Make a Sticky div (Follows visitor) /

The HTML

The obvious bit of HTML that you’ll need is the content of the “sticky” div. The not-so-obvious bit of HTML that you’ll need is a secondary div that “catches” the sticky div so that it stops sticking to the window, once it’s back in its original spot.

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<div id="catcher">
    <!--catcher-->
</div>
 
<div id="sticky">
    <!--sticky-->
</div>

If you’re using WordPress, don’t worry about adding this markup, it’s even easier than that. Add two text widgets to the bottom of your sidebar. Inside these widgets, add <!--catcher--> and <!--sticky-->. Make sure you save the widgets. We’ll come back to them in a minute.

The jQuery

First off, we’ll revisit our isScrolledTo function, which I love reusing since it’s so simple and elegant. We’re going to modify it slightly from the last tutorial since we’re focusing on the top edge of our screen this time, not the bottom.

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function isScrolledTo(elem) {
    var docViewTop = $(window).scrollTop(); //num of pixels hidden above current screen
    var docViewBottom = docViewTop + $(window).height();
 
    var elemTop = $(elem).offset().top; //num of pixels above the elem
    var elemBottom = elemTop + $(elem).height();
 
    return ((elemTop <= docViewTop));
}

Next, we want to define our “catcher” div and our “sticky” div. The catcher div should be immediately above the sticky div in our sidebar, and the sticky div should be at the bottom of our sidebar so that it doesn’t cover up other content as the visitors scroll.

If you’re using WordPress, then these IDs are already set for you and you need to find them. Go into the source code of your website (‘right click’ > ‘view source’) and search for “catcher” and “sticky” (the text we inserted earlier). You’ll see them nested inside something that looks like <li id="text-xx" class="widget widget_text">. The text-xx are the IDs that you want to use for these.

If you’re not using WordPress, then the IDs are whatever you specified when you added the divs earlier.

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var catcher = $('#catcher');
var sticky = $('#sticky');

Now that we have defined everything, it’s time to setup our actions. We’re going to put everything inside jQuery’s $(window).scroll() function, so that our script always runs whenever the visitor is scrolling.

The first if statement checks to see if our sticky div is bumping up against the top of the screen. If it is, it’s time to break it off from the rest of the sidebar and stick it to the window with some fixed positioning.

The second if statement checks to make sure that the sticky div is never higher than the catcher div. If it is, it’s time to put the sticky div back in its place at the end of the sidebar.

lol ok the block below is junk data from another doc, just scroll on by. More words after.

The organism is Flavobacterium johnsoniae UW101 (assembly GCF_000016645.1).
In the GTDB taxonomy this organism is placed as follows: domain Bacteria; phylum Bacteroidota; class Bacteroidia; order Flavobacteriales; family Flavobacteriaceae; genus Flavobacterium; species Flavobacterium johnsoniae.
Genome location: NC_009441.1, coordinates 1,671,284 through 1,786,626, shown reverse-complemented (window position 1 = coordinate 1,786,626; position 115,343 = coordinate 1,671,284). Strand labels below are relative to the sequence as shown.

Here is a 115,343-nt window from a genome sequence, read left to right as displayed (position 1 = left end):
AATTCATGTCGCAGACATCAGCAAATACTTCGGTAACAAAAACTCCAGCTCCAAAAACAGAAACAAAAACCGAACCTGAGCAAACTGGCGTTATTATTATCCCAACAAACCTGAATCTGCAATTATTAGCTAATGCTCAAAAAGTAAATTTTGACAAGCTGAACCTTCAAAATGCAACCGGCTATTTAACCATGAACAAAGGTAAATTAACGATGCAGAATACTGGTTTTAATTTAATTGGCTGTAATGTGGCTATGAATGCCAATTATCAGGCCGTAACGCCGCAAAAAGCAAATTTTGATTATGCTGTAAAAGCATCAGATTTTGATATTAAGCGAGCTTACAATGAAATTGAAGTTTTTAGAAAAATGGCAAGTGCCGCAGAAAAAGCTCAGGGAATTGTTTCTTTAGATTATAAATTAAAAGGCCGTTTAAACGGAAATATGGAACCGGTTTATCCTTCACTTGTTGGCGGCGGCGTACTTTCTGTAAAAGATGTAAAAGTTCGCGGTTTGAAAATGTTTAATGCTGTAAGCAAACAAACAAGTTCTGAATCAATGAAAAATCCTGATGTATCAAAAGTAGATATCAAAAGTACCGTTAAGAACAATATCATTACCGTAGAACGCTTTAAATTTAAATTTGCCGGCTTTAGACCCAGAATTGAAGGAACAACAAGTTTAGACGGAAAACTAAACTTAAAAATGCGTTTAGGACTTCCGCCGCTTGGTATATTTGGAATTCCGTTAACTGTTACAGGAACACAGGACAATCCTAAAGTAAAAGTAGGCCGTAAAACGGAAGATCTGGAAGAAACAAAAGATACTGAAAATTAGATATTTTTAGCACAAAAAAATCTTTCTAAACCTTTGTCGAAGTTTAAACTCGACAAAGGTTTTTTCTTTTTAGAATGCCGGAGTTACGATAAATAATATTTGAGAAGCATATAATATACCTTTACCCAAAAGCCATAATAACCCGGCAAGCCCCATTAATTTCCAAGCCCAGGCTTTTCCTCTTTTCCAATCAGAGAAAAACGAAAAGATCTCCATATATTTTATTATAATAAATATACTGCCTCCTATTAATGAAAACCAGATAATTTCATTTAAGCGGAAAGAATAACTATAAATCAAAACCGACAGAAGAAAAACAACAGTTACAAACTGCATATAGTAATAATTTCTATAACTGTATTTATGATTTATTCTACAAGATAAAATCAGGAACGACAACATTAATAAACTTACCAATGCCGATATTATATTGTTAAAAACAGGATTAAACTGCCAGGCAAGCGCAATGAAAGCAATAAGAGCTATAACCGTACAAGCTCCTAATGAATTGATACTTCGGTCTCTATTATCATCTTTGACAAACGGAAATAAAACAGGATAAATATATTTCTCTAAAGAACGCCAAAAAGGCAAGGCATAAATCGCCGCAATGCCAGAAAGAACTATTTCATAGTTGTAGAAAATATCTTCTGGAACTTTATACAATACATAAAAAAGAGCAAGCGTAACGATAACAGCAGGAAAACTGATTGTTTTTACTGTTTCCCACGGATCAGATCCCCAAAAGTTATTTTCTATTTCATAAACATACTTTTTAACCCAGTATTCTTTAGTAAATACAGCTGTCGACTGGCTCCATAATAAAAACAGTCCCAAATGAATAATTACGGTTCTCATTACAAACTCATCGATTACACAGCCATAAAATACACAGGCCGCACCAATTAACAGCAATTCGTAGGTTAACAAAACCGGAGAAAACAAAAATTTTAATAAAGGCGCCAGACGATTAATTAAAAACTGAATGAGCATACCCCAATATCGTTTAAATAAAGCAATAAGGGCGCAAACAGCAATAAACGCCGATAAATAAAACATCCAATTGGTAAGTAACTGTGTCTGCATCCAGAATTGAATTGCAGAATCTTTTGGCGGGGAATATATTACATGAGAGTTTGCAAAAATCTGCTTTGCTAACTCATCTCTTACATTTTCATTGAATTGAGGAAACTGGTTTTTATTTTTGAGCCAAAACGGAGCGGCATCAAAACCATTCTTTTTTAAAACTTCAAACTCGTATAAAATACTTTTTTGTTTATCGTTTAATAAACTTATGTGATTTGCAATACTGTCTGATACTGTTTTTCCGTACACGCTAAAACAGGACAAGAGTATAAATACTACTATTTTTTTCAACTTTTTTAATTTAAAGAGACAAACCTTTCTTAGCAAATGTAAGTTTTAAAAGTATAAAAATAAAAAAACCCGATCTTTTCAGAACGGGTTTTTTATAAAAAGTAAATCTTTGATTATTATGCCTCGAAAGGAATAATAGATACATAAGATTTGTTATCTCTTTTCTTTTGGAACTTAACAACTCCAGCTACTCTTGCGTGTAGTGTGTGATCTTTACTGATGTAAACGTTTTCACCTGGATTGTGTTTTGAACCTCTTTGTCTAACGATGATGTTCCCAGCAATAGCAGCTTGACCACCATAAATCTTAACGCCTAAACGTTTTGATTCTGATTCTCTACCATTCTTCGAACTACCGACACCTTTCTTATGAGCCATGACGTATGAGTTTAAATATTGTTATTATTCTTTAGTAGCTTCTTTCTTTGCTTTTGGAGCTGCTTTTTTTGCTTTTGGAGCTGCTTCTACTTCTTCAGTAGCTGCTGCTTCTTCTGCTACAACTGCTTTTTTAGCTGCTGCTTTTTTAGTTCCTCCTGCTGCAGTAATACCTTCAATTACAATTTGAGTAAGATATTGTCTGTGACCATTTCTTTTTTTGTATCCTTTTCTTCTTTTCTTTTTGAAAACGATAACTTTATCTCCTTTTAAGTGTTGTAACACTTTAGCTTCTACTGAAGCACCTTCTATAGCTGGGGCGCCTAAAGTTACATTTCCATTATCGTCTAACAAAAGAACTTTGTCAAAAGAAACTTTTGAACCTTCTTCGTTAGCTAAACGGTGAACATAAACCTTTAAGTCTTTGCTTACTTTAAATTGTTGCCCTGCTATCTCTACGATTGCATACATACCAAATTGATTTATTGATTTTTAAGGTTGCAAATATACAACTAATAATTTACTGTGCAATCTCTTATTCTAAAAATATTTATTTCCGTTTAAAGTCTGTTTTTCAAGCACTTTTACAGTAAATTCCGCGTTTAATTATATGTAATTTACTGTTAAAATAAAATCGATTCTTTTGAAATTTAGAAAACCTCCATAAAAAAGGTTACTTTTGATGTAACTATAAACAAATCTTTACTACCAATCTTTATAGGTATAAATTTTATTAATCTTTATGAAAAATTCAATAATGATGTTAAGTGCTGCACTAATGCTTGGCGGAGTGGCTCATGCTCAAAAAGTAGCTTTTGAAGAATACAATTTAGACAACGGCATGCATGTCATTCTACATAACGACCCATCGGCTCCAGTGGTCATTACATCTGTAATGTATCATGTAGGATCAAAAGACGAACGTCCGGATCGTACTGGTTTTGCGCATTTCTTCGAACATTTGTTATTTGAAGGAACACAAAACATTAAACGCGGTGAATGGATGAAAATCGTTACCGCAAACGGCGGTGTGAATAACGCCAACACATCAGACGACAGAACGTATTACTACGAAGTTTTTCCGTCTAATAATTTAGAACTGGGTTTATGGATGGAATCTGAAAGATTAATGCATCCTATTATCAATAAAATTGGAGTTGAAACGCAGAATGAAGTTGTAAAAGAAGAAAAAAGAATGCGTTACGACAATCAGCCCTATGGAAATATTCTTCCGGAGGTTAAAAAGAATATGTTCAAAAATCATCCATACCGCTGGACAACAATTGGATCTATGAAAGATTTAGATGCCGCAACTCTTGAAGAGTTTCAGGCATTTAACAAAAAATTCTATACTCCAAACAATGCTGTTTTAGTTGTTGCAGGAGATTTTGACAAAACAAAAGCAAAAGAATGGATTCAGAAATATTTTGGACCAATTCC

Geek note: We can’t really add it back into the flow of the page without a full page reload. So we’re going to fake it by applying absolute positioning. But don’t worry. I promise, your visitors won’t notice…

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$(window).scroll(function() {
    if(isScrolledTo(sticky)) {
        sticky.css('position','fixed');
        sticky.css('top','0px');
    }
    var stopHeight = catcher.offset().top + catcher.height();
    if ( stopHeight > sticky.offset().top) {
        sticky.css('position','absolute');
        sticky.css('top',stopHeight);
    }
});

We’re going to wrap all of that jQuery inside some script tags <script type="text/javascript"> and </script>. Don’t forget to load the jQuery library, otherwise none of this will work!

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<script type="text/javascript" src="http://ajax.googleapis.com/ajax/libs/jquery/1.4.4/jquery.min.js"></script>

When the jQuery is all put together it will look like something like this:

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<script type="text/javascript" src="http://ajax.googleapis.com/ajax/libs/jquery/1.4.4/jquery.min.js"></script>
<script>
$(document).ready(function() {
        function isScrolledTo(elem) {
            var docViewTop = $(window).scrollTop(); //num of pixels hidden above current screen
            var docViewBottom = docViewTop + $(window).height();
 
            var elemTop = $(elem).offset().top; //num of pixels above the elem
            var elemBottom = elemTop + $(elem).height();
 
            return ((elemTop <= docViewTop));
        }
 
        var catcher = $('#catcher');
        var sticky = $('#sticky');
 
        $(window).scroll(function() {
            if(isScrolledTo(sticky)) {
                sticky.css('position','fixed');
                sticky.css('top','0px');
            }
            var stopHeight = catcher.offset().top + catcher.height();
            if ( stopHeight > sticky.offset().top) {
                sticky.css('position','absolute');
                sticky.css('top',stopHeight);
            }
        });
    });
</script>

You should put this somewhere in your site’s footer, before the closing </body> tag. If you’re using WordPress, no need to worry about any additional HTML markup. Just add some content to the two text widgets from your admin dashboard.

If you’re building your sidebar manually, make sure you add the HTML markup that matches the catcher and sticky divs we specified earlier.

You can also work with div class instead of ID. This way in Joomla you simply give 2 modules a module class suffix. The top one in the sidebar " catcher" (note the space) the lowest one (sticky module) " sticky". In the jQuery code replace #catcher with .catcher. Same for #sticky.

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